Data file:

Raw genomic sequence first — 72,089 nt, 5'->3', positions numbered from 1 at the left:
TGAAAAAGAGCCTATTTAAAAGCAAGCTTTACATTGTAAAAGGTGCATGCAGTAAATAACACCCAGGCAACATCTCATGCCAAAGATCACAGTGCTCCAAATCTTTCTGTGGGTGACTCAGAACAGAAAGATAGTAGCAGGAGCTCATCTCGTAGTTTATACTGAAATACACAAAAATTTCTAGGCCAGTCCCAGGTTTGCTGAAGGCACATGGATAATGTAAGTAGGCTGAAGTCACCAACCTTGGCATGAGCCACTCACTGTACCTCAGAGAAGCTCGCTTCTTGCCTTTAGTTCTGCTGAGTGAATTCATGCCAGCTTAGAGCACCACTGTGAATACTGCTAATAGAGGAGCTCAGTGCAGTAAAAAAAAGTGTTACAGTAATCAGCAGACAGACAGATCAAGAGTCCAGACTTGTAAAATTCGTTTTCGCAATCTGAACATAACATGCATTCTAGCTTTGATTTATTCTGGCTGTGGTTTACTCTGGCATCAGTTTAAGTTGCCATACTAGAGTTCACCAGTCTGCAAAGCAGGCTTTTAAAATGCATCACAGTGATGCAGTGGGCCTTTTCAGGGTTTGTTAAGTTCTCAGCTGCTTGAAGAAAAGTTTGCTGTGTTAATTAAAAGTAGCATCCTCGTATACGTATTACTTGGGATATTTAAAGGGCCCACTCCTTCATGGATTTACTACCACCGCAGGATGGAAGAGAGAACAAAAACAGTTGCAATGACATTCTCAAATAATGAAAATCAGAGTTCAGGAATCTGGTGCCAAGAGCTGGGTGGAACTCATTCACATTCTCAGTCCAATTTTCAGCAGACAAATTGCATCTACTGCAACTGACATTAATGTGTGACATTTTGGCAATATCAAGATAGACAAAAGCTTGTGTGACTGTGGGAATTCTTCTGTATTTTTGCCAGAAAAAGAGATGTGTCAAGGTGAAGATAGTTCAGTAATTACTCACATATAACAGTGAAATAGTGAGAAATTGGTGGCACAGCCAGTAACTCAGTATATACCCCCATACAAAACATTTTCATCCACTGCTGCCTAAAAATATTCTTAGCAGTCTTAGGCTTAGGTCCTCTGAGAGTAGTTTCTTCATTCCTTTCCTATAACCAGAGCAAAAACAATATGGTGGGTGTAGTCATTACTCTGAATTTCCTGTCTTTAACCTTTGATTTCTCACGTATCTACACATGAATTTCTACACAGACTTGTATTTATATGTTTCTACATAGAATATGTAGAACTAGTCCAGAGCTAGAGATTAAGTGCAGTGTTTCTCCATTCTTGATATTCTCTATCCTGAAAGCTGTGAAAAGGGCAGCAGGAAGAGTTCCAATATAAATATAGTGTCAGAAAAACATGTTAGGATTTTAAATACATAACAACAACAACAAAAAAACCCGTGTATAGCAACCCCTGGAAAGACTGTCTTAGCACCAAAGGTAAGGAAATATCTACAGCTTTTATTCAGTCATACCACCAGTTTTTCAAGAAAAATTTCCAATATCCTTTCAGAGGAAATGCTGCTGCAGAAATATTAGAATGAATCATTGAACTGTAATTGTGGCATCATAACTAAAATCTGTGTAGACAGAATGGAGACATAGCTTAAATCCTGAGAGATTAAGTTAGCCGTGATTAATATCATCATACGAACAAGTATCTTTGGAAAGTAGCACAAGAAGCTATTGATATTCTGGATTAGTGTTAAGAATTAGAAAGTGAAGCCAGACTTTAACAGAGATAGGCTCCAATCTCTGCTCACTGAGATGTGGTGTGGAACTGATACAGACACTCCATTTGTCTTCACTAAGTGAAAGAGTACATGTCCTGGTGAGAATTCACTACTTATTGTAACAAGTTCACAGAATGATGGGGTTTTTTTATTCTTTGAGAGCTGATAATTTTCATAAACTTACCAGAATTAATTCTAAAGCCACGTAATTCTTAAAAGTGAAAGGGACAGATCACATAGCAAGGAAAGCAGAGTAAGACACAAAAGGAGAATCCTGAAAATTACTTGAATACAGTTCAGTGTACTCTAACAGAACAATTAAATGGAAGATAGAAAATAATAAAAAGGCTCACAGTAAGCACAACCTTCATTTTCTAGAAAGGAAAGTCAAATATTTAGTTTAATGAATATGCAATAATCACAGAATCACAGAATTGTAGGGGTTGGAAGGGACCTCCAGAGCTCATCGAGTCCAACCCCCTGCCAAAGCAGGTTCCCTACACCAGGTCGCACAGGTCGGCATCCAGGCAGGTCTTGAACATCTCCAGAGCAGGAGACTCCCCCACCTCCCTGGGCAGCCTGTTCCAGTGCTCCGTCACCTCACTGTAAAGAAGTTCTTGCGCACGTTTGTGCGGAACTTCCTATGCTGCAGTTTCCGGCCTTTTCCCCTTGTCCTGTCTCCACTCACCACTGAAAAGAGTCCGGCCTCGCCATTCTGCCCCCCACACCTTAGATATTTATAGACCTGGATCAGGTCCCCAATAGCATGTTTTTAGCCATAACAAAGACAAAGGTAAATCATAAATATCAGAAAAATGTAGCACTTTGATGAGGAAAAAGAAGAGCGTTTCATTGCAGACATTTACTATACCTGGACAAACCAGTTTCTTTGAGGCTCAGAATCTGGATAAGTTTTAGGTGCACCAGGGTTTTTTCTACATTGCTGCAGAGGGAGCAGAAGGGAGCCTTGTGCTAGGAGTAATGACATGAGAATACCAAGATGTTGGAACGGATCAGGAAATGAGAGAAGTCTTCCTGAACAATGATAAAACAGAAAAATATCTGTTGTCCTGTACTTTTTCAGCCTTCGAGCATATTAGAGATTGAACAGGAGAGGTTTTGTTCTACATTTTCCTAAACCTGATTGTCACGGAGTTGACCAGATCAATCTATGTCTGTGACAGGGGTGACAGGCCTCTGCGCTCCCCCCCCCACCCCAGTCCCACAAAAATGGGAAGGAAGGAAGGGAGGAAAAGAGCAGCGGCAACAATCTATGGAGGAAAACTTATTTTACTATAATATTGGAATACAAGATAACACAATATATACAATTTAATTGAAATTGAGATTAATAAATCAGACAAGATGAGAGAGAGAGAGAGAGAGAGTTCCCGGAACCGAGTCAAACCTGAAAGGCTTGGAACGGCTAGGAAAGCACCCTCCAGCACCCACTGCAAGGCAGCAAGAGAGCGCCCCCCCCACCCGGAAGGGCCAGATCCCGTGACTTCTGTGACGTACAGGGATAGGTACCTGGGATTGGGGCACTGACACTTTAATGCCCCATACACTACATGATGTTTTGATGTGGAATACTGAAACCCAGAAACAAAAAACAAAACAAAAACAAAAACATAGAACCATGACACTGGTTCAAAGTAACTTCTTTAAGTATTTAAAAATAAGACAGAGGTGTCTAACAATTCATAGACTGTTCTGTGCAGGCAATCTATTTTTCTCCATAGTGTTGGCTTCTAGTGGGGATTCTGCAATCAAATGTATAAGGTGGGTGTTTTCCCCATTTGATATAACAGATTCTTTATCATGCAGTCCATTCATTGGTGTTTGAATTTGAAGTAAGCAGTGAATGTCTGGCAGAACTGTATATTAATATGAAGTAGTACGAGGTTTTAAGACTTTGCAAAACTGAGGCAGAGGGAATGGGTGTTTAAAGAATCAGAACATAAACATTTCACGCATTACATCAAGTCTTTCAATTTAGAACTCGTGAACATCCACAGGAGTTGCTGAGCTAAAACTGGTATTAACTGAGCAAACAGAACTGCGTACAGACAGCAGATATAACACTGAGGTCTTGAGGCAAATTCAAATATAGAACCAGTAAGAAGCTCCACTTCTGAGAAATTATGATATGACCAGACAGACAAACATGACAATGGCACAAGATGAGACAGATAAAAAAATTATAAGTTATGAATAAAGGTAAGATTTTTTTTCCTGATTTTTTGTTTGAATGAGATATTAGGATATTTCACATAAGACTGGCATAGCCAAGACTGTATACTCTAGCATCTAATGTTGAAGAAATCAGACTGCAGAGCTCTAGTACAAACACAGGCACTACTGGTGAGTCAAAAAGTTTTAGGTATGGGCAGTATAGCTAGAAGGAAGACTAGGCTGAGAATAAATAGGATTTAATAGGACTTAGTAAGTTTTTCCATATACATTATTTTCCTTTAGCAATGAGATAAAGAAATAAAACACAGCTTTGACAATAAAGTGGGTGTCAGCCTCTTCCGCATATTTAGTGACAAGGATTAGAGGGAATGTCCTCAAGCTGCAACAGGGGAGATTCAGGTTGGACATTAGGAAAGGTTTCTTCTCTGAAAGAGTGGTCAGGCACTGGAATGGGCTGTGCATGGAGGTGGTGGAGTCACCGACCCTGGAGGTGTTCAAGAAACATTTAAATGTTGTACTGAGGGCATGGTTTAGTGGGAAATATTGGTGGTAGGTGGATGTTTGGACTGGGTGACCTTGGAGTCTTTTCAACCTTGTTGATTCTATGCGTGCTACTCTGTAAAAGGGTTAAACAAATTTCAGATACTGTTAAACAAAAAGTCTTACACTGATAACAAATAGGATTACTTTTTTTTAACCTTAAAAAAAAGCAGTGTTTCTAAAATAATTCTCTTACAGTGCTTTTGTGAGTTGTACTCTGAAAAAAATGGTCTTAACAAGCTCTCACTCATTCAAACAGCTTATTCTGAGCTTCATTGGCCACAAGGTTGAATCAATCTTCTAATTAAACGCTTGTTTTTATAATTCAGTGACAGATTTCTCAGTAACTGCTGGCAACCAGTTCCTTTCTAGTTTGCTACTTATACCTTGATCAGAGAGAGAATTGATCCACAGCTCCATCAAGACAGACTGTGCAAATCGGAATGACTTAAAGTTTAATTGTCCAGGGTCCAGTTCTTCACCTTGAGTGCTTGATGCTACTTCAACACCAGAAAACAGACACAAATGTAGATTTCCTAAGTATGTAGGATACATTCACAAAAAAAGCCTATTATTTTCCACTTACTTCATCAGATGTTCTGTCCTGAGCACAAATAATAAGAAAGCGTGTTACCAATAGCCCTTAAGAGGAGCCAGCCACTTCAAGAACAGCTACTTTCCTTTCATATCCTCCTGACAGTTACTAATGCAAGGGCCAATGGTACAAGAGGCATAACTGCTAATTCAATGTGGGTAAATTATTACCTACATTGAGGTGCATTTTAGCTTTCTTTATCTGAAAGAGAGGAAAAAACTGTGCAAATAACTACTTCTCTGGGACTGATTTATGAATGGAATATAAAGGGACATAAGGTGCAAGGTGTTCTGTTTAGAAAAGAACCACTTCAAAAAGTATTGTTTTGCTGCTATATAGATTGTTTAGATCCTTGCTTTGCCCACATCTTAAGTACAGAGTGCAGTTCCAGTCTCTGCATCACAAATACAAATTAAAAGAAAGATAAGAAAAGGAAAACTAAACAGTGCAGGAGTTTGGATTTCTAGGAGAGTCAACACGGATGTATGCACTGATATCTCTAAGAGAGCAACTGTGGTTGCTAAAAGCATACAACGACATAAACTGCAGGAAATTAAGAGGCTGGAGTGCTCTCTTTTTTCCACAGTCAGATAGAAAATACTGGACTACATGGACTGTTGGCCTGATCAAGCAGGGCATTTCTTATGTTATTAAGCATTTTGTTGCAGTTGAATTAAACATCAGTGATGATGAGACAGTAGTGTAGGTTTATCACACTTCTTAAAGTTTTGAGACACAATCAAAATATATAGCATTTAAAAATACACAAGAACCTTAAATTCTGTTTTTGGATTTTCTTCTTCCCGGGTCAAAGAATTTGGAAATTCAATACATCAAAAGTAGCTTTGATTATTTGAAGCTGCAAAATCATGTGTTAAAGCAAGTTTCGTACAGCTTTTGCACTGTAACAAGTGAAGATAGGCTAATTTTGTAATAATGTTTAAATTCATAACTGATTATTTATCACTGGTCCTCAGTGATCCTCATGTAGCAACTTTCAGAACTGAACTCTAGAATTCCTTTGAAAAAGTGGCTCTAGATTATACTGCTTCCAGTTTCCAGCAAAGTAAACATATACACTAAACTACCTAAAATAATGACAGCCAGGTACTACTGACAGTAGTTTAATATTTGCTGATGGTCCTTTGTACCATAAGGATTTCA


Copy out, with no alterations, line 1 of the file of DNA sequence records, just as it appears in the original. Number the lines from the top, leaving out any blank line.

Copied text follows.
Raw genomic sequence first — 72,089 nt, 5'->3', positions numbered from 1 at the left: